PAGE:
SC: Is there an optimum way to use it? Amount? Placement?

DO: Amounts are a preference thing. The best areas for placement are the hands, forearms, and a little on the upper stomach area.

SC: What’s the best way to get it off?

DO: WD-40 or baby oil and a rag is best.

SC: What would be the qualities of the perfect Tacky?

DO: For me, the tacky needs to be sticky enough so that if I miss a stone I know that I failed and not the tacky. Elite Tacky fulfills this requirement for me.

SC: There must be some trade off between sticking to the stones and leaving your skin where it’s supposed to be when you’ve finished (i.e. on your arms!). Do you think Tacky is about as Tacky as it will ever be? Could Tacky be Tackier?! Is there a “Super Ultra Tacky” waiting somewhere in the wings?!

DO: As for skin sticking to stones, that just means you haven’t lifted enough stones for the forearms to toughen up yet. I’m not sure how much thicker you can make tacky beyond some of my hot weather blends. If you don’t add enough thinner, it will still be solid.

SC: Have you ever heard of any unusual or inventive uses of Tacky?

DO: Nothing too ridiculous. I know at a lot of contests in East Europe they allow tacky to be used for tire flip.

SC: Do people train deliberately without Tacky to improve strength/technique?

DO: A lot of people alternate tacky/no tacky stone sessions. I go without it very rarely. If you have problems getting stones to the lap I think some extra tackyless training is warranted. My weakest spot is out of the lap though and I don’t think tackyless training helps that very much. I’ve found that when I lift heavier stones without tacky it forces me to slightly change my technique and it also makes me slower.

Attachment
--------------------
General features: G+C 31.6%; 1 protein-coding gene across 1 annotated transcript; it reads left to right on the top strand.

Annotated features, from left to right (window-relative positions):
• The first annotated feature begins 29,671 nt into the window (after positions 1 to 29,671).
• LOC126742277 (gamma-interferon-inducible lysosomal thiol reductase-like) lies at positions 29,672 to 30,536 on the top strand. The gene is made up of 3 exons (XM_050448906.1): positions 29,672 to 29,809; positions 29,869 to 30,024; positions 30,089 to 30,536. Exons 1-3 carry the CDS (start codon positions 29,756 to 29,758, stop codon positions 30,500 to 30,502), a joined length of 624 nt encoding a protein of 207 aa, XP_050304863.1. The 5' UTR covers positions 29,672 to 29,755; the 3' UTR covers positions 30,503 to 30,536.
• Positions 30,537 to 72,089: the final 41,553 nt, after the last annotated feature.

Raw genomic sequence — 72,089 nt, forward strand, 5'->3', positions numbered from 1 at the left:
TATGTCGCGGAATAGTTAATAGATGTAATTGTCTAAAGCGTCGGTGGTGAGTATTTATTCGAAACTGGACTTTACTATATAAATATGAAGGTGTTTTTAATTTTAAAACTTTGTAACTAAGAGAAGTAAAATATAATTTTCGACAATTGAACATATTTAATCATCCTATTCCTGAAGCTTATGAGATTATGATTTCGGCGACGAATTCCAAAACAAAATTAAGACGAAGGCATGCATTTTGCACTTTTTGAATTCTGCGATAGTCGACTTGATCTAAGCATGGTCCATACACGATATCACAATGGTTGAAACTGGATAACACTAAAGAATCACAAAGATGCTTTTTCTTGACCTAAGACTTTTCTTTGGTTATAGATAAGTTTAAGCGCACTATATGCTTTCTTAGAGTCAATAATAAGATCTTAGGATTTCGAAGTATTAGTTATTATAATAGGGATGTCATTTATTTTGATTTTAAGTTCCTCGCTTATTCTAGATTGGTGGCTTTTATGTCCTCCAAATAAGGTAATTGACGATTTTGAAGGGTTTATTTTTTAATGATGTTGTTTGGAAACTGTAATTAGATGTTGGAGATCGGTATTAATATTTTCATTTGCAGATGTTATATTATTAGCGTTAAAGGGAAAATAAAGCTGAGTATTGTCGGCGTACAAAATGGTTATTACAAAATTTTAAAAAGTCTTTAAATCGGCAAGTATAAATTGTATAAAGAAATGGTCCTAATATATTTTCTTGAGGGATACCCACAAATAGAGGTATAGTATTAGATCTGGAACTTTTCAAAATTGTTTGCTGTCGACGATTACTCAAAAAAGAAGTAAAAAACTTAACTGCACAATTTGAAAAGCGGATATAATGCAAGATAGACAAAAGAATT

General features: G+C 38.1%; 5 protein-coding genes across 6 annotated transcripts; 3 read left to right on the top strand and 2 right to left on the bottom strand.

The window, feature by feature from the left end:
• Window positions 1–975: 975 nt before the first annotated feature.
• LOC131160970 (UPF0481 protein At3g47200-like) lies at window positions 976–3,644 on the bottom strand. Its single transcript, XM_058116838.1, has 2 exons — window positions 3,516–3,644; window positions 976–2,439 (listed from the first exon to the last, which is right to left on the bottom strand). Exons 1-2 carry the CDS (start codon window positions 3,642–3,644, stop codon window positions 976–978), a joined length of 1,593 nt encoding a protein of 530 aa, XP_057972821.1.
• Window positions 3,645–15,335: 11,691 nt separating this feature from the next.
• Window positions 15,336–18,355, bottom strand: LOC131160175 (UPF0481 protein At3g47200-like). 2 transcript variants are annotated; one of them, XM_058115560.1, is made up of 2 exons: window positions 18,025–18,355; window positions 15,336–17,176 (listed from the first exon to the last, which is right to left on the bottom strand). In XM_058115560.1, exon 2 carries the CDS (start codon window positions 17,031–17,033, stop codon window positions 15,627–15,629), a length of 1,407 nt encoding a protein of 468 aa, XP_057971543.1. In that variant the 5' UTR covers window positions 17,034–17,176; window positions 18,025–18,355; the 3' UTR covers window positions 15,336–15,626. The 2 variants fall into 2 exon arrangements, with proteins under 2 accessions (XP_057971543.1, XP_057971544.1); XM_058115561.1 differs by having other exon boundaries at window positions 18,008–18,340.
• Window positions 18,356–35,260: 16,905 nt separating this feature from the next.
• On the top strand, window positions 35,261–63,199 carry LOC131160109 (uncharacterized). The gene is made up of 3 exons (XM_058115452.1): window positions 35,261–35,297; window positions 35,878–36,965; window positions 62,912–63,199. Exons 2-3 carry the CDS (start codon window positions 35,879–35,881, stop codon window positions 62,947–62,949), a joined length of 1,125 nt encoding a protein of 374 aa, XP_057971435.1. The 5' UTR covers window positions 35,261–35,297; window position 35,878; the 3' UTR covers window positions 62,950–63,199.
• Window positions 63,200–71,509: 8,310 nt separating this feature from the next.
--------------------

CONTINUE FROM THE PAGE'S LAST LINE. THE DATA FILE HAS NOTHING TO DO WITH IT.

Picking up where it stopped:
SC: I’ve seen events that state “No Tacky Allowed”, is that commonplace? Presumably if you’ve trained with it, competing without it could be a problem?

DO: That’s not too common and the main reason for it is usually the promoter wants to keep their stones clean. I’ve done it a few times at a contest and I just ended up doing my last few sessions without tacky and it wasn’t too big a deal.

SC: Is Tacky something that event organizers provide?

DO: Not usually.

SC: Does it give a clear advantage? Do some people prefer to lift without it (and have equal results)?

DO: I believe the majority of strength athletes are capable of bigger stone lifts with tacky rather than without. Magnus Samuelsson is the only guy I know who doesn’t use either Elite Tacky, handball glue, or some other homemade tacky when he competes. I think he still does use some stickum spray though.

SC: Thanks for your time Dave, I think it’ll be a long time before I ever find a need for Elite Tacky but it clearly plays a very important role in the Strongman World! All the very best for 2008!

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One Response to “The “Tacky” FAQ”

  1. a.man.da Says:

    I’d love to know more about those other uses that Tacky has been put to - even if they are “nothing TOO ridiculous” ! The mind boggles . . .